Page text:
Sometimes I don’t want to watch something deep or intelligent. Sometimes I don’t want to watch something serious. Sometimes I simply want to kick back and watch something childish, silly, and fun. Code: Breaker is the kind of anime that I turn to when I’m in that kind of mood.
It’s one of those Weekly Shōnen Magazine franchises that is positively filled with cliches. There’s a school girl. She’s a smart lass, and more than capable of holding her own in her martial arts club at school. She’s very pretty, and all the boys in her class have a crush on her, despite her showing now interest in them whatsoever.
And then a dude shows up. A really bad dude. A vigilante dude that runs around engulfing evil crime lords and the like in a bluish hellfire. The girl doesn’t approve of the dude’s methods, but she broadly finds herself supporting his cause, and BAM! we have an anime plot.
Sakura Sakurakōji is the girl, Rei Ōgami is the dude. Ōgami is what the anime’s title refers to; he’s one of a group of Code: Breakers: Government-sanctioned assassins that find themselves in an eternal (and quite morally questionable) conflict with threats to the Government and, indeed, the world. Sakurakōji is not a normal girl herself – she’s somehow immune to Ōgami’s flames, and so she ends up tagging along with him and other Code: Breakers on their quests, all the while throwing in some teary moralising to try and convince the bad guys to hurt the really bad guys a little less.
As I said, it’s all more than a little silly, but harmless in a childish kind of way. Ōgami’s voice actor, in both the English and Japanese dubs, goes out of his way to sound as menacing as possible as often as possible. This becomes as annoying as all hell quickly enough, but despite his own insistence that he is “evil”, Ōgami has plenty of redeeming traits, and you just know that over the course of future seasons that he’s going to soften up, develop real affections for his groups of friends and so on and so forth.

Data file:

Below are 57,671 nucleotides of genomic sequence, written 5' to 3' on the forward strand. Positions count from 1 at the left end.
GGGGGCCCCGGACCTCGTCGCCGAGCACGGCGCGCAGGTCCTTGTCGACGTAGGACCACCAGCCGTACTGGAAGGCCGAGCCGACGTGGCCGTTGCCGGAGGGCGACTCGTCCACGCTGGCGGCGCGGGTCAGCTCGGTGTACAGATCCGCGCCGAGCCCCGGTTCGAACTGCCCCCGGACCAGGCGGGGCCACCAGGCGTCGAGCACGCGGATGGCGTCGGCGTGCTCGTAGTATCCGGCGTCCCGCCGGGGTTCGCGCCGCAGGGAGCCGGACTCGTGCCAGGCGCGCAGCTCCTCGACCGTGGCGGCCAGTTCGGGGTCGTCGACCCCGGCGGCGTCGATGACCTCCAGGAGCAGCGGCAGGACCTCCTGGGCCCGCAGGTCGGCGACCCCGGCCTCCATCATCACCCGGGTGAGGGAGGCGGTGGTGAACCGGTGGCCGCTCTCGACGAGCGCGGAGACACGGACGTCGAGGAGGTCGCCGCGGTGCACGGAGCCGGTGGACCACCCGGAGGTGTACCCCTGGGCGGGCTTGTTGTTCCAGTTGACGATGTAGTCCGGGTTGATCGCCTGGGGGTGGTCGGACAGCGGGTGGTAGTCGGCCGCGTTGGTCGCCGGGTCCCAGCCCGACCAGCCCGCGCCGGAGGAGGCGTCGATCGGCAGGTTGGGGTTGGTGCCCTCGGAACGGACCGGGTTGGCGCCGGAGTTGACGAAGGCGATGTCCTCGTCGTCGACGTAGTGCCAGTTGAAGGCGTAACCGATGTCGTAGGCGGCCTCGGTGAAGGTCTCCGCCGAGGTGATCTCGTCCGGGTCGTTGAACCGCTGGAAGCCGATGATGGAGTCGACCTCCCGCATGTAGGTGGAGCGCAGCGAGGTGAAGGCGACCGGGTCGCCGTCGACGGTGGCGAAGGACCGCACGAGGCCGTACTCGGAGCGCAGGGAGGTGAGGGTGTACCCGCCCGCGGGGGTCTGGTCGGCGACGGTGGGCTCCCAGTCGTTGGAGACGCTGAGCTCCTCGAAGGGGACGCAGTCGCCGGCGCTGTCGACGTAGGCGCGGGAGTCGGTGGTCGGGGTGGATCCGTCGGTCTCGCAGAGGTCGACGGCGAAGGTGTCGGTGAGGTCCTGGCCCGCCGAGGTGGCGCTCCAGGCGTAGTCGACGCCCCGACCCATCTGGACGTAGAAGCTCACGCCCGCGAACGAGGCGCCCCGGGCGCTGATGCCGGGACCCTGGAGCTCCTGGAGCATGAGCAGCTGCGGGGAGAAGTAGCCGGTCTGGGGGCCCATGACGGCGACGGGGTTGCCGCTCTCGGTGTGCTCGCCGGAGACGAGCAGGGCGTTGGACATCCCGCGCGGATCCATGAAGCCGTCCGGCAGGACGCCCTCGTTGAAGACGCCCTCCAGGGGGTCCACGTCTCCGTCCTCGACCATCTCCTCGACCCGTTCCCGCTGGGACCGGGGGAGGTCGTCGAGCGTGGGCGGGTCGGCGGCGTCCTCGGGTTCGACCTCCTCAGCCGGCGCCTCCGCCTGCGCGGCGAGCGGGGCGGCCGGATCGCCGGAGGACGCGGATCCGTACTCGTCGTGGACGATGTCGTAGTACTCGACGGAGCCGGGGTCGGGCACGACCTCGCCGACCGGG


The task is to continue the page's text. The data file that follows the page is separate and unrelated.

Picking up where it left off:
Sakurakōji, meanwhile, is everything that’s wrong with female roles in Japanese popular anime. We keep hearing that she’s an important someone, and in irrelevant scenes she’s able to display that she’s a cut above a typical human being, but over and over again she either needs saving from the male characters, or she plays a subservient role to them. We see this over and over (and over) in anime, especially anime aimed at Japanese teenagers, and it’s truly annoying because almost universally it’s these female characters that are the interesting ones.
Gender roles aside, Code:Breaker runs at a rapid pace and offers up plenty of action and escalation to keep the drama high. This is supported by pleasing character designs and a decent, albeit standard anime technique. Coming off my Monogatari high from last week (my reviews of Bakemonogatari and Nekomonogatari) it’s a little jarring to go back to the simplistic and realistic backgrounds and frequent still images in order to save production costs (animating stuff costs money), but it’s aesthetically pleasing.
On Blu-Ray the footage transfer is good, but the features are standard at best. Trailers and commentaries and the like are fine, and having dual audio is essential for this kind of popular show, but this is Blu-Ray, and as I’ve said in a couple of times in the past, if you’re going to ask people to invest in a Blu-Ray, rather than just watch a stream, you’re going to need to offer more incentives than the most basic of features.
Code:Breaker is fun. Nothing less, and nothing more. It’s not going to change your life or be listed among your favourite anime of all time, but it does its job fine nonetheless.
– Matt S.
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